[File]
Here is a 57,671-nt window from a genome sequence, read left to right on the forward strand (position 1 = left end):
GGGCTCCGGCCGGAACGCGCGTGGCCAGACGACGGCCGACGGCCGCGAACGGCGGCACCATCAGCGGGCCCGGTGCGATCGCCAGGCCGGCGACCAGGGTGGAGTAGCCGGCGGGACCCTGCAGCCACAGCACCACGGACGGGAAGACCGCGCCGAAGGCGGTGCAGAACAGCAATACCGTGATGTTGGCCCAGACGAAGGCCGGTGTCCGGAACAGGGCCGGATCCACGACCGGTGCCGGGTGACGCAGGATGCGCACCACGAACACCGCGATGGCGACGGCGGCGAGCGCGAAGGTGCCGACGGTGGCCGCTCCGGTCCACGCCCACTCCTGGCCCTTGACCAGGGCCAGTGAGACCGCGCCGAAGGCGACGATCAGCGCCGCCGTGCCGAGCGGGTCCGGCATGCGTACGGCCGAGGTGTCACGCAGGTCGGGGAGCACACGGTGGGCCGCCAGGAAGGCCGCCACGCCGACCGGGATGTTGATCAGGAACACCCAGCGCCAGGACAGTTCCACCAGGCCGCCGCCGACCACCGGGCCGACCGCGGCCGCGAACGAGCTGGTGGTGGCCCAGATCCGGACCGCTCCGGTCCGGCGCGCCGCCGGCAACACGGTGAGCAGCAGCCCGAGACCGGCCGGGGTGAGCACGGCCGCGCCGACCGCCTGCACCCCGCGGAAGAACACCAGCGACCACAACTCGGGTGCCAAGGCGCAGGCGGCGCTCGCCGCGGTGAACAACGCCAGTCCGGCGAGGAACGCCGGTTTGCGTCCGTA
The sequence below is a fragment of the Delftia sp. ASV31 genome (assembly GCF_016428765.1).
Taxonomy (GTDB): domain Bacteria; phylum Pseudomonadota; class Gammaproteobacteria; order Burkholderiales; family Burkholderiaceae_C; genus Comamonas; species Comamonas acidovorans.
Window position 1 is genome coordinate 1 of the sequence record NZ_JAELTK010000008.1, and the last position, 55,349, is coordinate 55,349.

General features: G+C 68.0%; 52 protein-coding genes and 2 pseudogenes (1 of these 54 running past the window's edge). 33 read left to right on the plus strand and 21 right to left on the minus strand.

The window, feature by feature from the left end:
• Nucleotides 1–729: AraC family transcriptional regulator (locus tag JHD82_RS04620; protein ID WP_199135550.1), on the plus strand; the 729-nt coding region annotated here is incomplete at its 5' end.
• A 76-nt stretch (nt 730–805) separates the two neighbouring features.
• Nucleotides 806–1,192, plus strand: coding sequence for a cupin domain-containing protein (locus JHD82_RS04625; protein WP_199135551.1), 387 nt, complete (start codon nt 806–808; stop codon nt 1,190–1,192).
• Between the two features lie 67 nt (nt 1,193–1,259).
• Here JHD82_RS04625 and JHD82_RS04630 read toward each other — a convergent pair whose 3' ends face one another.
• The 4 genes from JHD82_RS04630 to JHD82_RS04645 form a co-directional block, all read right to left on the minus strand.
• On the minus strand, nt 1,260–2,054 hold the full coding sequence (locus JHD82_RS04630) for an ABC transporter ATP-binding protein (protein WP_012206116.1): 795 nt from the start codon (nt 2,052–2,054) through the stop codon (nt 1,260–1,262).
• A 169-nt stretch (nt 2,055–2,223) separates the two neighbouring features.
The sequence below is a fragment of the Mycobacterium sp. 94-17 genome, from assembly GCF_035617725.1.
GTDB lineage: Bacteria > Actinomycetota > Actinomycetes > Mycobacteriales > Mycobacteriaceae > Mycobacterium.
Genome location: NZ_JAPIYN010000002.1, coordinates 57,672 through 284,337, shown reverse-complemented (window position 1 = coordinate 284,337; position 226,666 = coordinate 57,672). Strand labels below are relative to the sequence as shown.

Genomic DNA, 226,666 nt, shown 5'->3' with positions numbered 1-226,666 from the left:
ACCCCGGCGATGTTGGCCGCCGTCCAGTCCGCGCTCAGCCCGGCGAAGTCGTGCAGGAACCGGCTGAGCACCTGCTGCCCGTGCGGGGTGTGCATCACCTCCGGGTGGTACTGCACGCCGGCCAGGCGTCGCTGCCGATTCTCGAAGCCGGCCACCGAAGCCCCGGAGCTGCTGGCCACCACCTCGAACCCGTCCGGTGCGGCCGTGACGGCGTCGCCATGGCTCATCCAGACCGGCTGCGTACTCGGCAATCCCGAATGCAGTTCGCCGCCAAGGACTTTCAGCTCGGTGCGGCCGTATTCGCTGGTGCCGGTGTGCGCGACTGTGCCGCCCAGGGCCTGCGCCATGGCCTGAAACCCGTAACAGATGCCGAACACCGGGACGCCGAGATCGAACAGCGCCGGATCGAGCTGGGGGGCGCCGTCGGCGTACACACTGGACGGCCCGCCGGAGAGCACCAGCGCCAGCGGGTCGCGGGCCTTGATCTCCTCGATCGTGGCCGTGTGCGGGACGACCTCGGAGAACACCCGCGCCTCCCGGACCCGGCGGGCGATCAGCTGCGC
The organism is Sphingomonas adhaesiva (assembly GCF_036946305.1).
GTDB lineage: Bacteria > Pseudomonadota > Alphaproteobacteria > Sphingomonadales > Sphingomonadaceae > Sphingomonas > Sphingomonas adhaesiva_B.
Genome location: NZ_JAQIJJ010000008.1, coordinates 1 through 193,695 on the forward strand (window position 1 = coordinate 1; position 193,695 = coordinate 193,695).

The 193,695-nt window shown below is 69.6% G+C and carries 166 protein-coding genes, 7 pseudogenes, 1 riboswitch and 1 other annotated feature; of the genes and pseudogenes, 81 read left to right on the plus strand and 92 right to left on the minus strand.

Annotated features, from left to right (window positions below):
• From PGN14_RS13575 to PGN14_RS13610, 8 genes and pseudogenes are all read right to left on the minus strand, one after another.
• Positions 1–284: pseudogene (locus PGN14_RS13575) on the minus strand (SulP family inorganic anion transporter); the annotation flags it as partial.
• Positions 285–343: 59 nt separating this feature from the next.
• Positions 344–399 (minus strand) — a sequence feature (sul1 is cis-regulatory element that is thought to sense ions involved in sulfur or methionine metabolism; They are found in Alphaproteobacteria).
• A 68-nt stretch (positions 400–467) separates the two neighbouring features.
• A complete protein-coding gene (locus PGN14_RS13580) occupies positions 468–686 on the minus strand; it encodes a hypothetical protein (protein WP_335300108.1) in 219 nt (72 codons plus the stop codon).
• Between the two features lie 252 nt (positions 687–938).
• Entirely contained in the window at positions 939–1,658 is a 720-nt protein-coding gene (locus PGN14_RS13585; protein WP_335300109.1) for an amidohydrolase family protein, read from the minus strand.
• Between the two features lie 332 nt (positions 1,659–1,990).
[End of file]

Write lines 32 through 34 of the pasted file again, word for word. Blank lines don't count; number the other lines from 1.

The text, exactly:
• Between the two features lie 252 nt (positions 687–938).
• Entirely contained in the window at positions 939–1,658 is a 720-nt protein-coding gene (locus PGN14_RS13585; protein WP_335300109.1) for an amidohydrolase family protein, read from the minus strand.
• Between the two features lie 332 nt (positions 1,659–1,990).